"BB" players know where to be on the court at all times, and are consistent with their contacts most of the time. BB players generally know where to be defensively most of the time, and are can see open spots to allow their hits  and shots to be  more effective to earn points offensively. While some BB players still can work their way to becoming A or better,  many BB players have hit their ceiling for development due to individual abilities.  Those BB players that want to grow their skills should always feel comfortable to ask more skilled players.  It's amazing how for example you can have 25 folks explain how to set, but the way the 26th person explains it is the magic key that changes your setting skills forever.  Keep asking.

"A" Level is Competitive
"A" players know all the skills extremely well, but still often do not always execute the super-high level plays extremely effectively. "A" players will periodically have nearly fault free games, but generally make a few less than perfect or less than effective plays each game that should have been done better. "A" players are also often limited by their own physical characteristics, that prevent them from ever getting much better.  For this reason, "A" level is often the best a player will ever get.  While some "A" players will ask for advice, often they don't want to hear or take advice as much, because they're full of themselves and think they know everything.  For that reason, please don't tell me what to do - haha.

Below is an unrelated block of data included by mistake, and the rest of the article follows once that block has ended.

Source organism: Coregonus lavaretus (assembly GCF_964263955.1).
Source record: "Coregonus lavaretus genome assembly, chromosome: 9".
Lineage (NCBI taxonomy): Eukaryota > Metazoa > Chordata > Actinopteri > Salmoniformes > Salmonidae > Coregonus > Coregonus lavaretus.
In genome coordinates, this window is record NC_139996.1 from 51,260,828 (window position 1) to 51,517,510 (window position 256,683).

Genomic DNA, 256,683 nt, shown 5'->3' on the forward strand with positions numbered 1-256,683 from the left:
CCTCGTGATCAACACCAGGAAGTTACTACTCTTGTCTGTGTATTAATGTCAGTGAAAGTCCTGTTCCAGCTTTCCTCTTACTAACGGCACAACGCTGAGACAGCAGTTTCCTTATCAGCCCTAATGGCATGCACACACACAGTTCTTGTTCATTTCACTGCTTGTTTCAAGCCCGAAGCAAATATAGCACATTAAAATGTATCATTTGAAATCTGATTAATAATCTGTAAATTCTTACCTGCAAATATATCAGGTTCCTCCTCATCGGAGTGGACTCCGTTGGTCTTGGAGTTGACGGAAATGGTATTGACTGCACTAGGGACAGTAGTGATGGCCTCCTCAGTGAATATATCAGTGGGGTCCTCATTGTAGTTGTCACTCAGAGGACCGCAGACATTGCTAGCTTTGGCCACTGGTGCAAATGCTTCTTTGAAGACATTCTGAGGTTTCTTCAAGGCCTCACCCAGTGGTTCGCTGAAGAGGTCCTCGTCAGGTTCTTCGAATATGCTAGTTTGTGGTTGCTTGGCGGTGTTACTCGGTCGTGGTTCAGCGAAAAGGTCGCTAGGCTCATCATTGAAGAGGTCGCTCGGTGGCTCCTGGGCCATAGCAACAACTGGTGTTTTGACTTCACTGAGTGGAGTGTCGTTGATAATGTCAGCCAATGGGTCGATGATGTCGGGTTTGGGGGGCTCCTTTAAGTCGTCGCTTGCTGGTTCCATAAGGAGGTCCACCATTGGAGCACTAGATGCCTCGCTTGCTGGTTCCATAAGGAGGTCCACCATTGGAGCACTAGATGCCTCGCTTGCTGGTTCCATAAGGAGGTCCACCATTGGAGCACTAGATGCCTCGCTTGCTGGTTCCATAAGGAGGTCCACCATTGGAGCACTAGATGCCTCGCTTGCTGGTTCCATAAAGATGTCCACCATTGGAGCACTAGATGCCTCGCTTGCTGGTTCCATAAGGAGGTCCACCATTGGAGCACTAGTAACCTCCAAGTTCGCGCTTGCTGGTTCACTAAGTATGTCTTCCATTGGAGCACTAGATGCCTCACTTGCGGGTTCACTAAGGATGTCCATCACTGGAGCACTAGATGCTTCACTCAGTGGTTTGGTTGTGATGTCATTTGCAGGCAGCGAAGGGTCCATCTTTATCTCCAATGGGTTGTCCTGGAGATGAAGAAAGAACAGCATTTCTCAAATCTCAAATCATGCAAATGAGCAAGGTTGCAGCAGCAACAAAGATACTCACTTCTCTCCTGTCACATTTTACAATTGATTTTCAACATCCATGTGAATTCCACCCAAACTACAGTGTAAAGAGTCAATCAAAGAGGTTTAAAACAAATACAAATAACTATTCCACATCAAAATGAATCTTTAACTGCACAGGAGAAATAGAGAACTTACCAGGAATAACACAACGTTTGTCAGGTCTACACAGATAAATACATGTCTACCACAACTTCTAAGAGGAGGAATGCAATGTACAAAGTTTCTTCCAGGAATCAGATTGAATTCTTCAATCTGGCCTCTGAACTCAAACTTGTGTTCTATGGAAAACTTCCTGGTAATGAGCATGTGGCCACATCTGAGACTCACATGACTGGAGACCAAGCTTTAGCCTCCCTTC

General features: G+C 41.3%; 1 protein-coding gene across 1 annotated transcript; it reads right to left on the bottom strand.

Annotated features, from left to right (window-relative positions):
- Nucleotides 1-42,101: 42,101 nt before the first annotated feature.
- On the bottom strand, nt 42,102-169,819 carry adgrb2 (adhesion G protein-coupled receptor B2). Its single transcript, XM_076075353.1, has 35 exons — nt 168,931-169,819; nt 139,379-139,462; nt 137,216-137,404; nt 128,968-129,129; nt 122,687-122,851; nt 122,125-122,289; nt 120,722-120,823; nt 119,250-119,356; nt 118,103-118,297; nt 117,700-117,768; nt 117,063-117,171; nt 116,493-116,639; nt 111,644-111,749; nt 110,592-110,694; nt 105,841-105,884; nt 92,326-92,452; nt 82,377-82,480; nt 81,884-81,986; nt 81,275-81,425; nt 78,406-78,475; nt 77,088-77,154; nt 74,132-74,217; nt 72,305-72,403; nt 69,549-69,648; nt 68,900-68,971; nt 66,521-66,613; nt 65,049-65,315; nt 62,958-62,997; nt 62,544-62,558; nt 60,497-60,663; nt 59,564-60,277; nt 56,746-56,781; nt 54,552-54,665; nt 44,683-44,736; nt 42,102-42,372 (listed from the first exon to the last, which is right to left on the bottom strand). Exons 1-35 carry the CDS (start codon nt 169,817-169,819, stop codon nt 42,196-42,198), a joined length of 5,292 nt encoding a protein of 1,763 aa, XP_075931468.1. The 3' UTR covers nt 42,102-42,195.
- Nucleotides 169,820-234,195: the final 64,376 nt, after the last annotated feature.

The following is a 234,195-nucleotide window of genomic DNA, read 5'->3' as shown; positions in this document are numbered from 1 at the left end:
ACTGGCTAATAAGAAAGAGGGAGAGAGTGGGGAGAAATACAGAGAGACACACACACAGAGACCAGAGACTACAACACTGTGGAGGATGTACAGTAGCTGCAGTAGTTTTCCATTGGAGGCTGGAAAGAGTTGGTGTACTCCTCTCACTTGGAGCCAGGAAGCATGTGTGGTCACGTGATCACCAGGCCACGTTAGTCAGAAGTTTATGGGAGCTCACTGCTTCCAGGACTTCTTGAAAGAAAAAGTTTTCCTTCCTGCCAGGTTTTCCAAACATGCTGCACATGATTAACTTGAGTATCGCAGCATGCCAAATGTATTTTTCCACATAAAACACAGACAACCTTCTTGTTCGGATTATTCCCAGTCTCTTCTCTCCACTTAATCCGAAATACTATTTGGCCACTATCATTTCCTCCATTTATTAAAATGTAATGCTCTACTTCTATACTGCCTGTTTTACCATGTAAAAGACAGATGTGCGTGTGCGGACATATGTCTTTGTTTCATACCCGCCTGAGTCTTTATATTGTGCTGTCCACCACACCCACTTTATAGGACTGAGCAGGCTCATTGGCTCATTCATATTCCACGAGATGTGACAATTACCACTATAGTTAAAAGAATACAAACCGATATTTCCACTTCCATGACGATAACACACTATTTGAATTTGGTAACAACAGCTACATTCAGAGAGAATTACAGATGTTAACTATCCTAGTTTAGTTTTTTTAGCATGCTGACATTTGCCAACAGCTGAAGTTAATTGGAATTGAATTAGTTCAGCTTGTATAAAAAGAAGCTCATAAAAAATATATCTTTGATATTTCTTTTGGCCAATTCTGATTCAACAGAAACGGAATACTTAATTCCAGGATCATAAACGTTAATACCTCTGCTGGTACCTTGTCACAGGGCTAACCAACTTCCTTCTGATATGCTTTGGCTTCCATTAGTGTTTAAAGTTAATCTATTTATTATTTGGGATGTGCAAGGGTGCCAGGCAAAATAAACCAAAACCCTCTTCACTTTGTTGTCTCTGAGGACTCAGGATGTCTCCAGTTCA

"AA/Open" Level
This is about as good as it gets in Atlanta, though there are a couple folks that have greater potential.  "Open" Players usually keep to themselves and set up private gatherings to play, so they can best regulate their competition.  Totally valid, so don't put a hex on 'em. Instead look for opportunities to watch them play.